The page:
The ball scenes have grown on me, and though I admit some of them did not interest me that much, when the House of Evangelistas turned triumphant at the end, I was cheering them on. I grow hot and cold on Billy Porter as pray Tell, but I am happy they even included some musical theater here, when in an episode he sings ‘Home.’ and that scene satisfied the show queen in me pretty deeply. I found it very interesting that they ended the show with almost nothing hanging, as if they were satisfied with what they have done (they should be) and is not really expecting a second season. But a second season they did get, and I bet it will even be better, as the writers and actors will become more assured. I can’t wait.
I wanted to really like Chris Miera’s Ein Weg (Paths) and it took me a while to do so. It’s painfully slow, and I am not really averse to slow films, but it’s opening chapter could lose a lot of people, and it almost lost me. The film is a story about a couple. Andreas and Martin (Mike Hoffman and Matthias Reinhardt) who are separating after decades of being together. You can feel the intimacy, but not really much if the pain…until you get to the second chapter and Miera shows you how they got together and fell in love. This is one of those instances wherein editing makes a difference – you do not feel much empathy for the couple in the beginning part of the film because you do not have anything to go by. The slowness of the film really felt like a burden, and there were numerous times I thought about abandoning the film. But I finished it, and I wish I felt it was more satisfying.
I was trying to figure out what the flower is on Diptyque’s ‘Fleur de peau’ when I first spritzed it, when I realized it was iris – the paper-y kind (I always joke it smells like a library) and as I processed the perfume, I asked myself, do I need another iris scent? I mean, does the world need another iris scent?
Apparently I do, because I liked Fleur de Peau…a lot. It is light and airy but gives a very potent impression – the iris is joined by some sweet rose, and angelica, and some ambrette – it all blends very gauzy, as if you were wearing a veil. It all comes done to a musk base, but a clean one. Normally, I am not a fan of these clean white musks, but here there is enough of the flowers to make it work/ Perhaps I am getting older, as I probably would have thought this a ‘safe’ scent maybe ten years ago. But this is Diptyque, and you can really smell the quality of the perfume. This stays close to my skin, and I wish it projected more, but don’t get me wrong, I would be happy to wear this every day. This perfume marks the house’s 50th anniversary of its first perfume, and it’s a silent beauty.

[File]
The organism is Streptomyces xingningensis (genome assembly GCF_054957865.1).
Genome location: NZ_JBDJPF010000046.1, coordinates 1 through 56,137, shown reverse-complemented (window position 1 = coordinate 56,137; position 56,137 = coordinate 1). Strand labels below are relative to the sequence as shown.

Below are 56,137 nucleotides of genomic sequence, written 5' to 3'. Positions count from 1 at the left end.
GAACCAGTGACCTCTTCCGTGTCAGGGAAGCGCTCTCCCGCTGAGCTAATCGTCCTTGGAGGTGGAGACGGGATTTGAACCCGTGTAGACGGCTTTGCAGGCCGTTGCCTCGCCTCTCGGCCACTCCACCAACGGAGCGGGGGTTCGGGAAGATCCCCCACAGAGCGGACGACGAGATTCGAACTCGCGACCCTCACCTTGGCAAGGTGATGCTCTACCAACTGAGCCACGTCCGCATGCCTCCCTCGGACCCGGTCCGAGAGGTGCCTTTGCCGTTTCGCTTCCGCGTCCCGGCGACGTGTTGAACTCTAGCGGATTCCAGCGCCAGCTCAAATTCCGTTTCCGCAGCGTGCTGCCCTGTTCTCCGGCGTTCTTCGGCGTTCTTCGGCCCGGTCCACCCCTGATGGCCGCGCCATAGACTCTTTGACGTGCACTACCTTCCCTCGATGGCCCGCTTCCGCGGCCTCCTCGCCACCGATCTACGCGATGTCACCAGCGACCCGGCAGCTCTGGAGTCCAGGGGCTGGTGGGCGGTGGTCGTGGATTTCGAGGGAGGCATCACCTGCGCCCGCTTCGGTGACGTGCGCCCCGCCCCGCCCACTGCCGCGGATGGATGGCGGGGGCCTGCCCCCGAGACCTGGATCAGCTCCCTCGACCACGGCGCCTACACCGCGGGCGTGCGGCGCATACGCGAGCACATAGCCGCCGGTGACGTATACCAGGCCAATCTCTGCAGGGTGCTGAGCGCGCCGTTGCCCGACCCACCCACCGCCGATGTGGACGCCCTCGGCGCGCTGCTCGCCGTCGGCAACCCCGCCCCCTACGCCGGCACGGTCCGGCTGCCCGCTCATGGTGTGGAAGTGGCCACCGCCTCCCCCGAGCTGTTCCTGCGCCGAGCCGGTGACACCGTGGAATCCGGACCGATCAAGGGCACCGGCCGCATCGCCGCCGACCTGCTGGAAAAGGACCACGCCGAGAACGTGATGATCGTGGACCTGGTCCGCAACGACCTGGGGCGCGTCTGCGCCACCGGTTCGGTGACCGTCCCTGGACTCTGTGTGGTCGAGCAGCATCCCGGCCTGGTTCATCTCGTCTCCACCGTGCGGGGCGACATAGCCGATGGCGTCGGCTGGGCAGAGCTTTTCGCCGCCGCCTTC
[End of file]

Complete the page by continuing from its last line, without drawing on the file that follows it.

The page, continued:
I have no idea what possessed me to watch ‘Basmati Blues.’ Maybe I am and will always be a sucker for musicals, and someone told me that this is like the La La Land of India. And if you knew anything about me, you would know that Indian cuisine is the only thing I do not eat. But anyway, this stars Brie Larson, an actress I am not particularly fond of. She apparently sings and plays the guitar – who knew? Still, I think she could do much better than this corny stupid film about rice. It is so horrible that it totally wastes Tyne Daly, Scott Bakula and Donald Sutherland in musical supporting roles. roles. The songs are all over the place, and they certainly do not movie forward, so forget about calling this film a ‘real’ musical. The film is obviously structured like a Bollywood film, and I wonder if Indian audiences will like this, because I cannot think of any demographic who will.
Grace Jones once made me wait five hours for a performance of hers at a South Beach nightclub around twenty years ago and I have soured on her ever since. Maybe I am still bitter about that because I got so utterly bored watching ‘Bloodlight and Bami,’ the documentary about her directed by Sophie Fiennes. I know she is an eccentric character, a diva, a larger than life human being, but I just didn’t get that in this film. I thought the sequences dragged, and the live performances, sandwiched between the documentary scenes, were just okay. I think she is fine on record, and her ‘La Vie En Rose’ is iconic (it’s seen briefly here as a performance for a French television show) but this just dragged on for me.